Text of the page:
Phoebe Bridgers review – the cathartic indie superstar helps her young fans emotionally purge | Phoebe Bridger


YesYou can feel the screams ring out before you hear them. With her clever, self-deprecating approach to sadness, Phoebe Bridgers appeals to an audience that probably knows a thing or two about suppressed emotions. As fans weave in and get closer and closer to the stage, you get the feeling this is a show where more than just beer mugs will be left behind.

Given the abundance of TV performances and direct interviews that have charted Bridgers’ rise in the pandemic era, it’s easy to assume you might already know exactly what she’s talking about. Instead, the thrill of her performance in the flesh proves quite powerful. Rich with a contrarian wit, she breaks the fourth wall early, coming out to present supporting act Sloppy Jane. The screams are gospel, but they get really wild when she starts her own set, wearing a trademark skeleton dress and ribcage.

From the opening note of Motion Sickness, each song is punctuated with the enthusiasm of the school anthem, swelling even louder on the most provocative punchlines: “I hate your mother (USI), you know she’s been through this to get to this moment” (Graceland Too), “fuck the cops” (Smoke Signals). The latter is particularly exquisite, but is briefly interrupted for a member of the crowd who passes out, other fans calling “bingo!” once they are confirmed OK. It’s a dose of dark humor worthy of Bridgers, but quite accurate; fainting has indeed become a recent staple of his shows, an influx of young fans more determined to stay close than stay hydrated.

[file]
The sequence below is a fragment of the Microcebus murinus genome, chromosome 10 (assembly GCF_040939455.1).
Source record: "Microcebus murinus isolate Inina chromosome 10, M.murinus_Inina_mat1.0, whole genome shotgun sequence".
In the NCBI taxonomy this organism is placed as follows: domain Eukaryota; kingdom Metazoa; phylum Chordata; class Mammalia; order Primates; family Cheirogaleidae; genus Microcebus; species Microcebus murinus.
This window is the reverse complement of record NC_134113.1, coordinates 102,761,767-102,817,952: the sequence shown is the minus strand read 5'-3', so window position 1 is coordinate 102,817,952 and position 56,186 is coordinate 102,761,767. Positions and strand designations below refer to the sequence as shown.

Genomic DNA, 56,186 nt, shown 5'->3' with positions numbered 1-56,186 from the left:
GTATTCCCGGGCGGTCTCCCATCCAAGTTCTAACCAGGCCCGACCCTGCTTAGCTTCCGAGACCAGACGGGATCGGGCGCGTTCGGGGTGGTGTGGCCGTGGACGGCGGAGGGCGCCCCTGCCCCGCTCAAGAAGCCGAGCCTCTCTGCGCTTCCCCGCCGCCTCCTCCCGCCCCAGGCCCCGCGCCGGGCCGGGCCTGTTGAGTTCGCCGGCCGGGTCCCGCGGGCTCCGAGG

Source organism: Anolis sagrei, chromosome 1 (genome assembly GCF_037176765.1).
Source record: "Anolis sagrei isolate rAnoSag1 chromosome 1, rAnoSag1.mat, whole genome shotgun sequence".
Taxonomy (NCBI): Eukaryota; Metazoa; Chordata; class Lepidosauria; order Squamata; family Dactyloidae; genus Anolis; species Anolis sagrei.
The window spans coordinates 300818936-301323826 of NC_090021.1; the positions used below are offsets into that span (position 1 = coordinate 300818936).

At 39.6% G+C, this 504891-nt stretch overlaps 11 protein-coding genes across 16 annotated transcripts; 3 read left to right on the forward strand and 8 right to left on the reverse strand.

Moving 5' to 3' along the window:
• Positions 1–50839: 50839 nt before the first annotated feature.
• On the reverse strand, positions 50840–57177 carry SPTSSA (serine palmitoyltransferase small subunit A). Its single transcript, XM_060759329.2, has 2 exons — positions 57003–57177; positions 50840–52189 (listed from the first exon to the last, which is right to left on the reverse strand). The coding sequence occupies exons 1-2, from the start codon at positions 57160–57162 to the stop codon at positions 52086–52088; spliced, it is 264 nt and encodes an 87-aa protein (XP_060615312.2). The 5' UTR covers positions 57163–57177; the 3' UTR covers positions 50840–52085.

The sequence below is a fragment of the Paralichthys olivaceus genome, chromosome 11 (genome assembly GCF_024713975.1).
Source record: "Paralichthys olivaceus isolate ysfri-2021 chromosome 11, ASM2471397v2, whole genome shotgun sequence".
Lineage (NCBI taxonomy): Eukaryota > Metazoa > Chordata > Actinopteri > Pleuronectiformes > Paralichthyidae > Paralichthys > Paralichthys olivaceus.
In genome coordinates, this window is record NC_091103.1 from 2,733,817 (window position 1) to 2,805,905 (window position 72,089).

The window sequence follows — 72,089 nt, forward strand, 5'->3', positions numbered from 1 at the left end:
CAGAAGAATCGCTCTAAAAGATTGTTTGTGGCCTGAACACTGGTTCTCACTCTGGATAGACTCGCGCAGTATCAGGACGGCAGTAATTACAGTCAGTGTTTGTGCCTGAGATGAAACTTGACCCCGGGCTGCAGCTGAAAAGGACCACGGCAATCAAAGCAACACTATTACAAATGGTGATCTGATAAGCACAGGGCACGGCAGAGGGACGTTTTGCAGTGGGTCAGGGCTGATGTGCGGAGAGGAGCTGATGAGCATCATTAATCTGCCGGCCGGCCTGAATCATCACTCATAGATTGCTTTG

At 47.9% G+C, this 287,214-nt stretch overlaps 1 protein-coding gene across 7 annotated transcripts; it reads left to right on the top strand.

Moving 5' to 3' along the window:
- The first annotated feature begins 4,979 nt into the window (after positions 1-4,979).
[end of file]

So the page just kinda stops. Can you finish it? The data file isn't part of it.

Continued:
Burning down the house… Phoebe Bridgers. Photograph: Joel Goodman/The Guardian

To their credit, it’s a sight that’s pretty hard not to get lost in. Bridgers’ songwriting is often praised, but his accomplished vocals are on par, with trumpeter JJ Kirkpatrick adding cinematic gravitas. Its illustrated storybook displays are also deeply effective, allowing its ghostly themes to come to fruition. Ricocheting between teenage humor and crushing emotional blows, his conversation can be memorable (“Look at that bug bite I got on my ass! Anyway, this song is about death “), while other moments are genuinely poignant, inviting moments of heartfelt connection. . Ahead of Chinese Satellite, she reiterates her frustrations over the recent Roe v Wade decision, while closer, I Know the End actively encourages the crowd to shout their loudest, one last moment of emotional purging. Flames lick the picture book house behind it, evoking chaos and destruction and, ultimately, relief. Bridgers may just be a storyteller, but tonight she’s the guardian of 3,500 different exorcisms, our cries bringing us all one step closer to solace.

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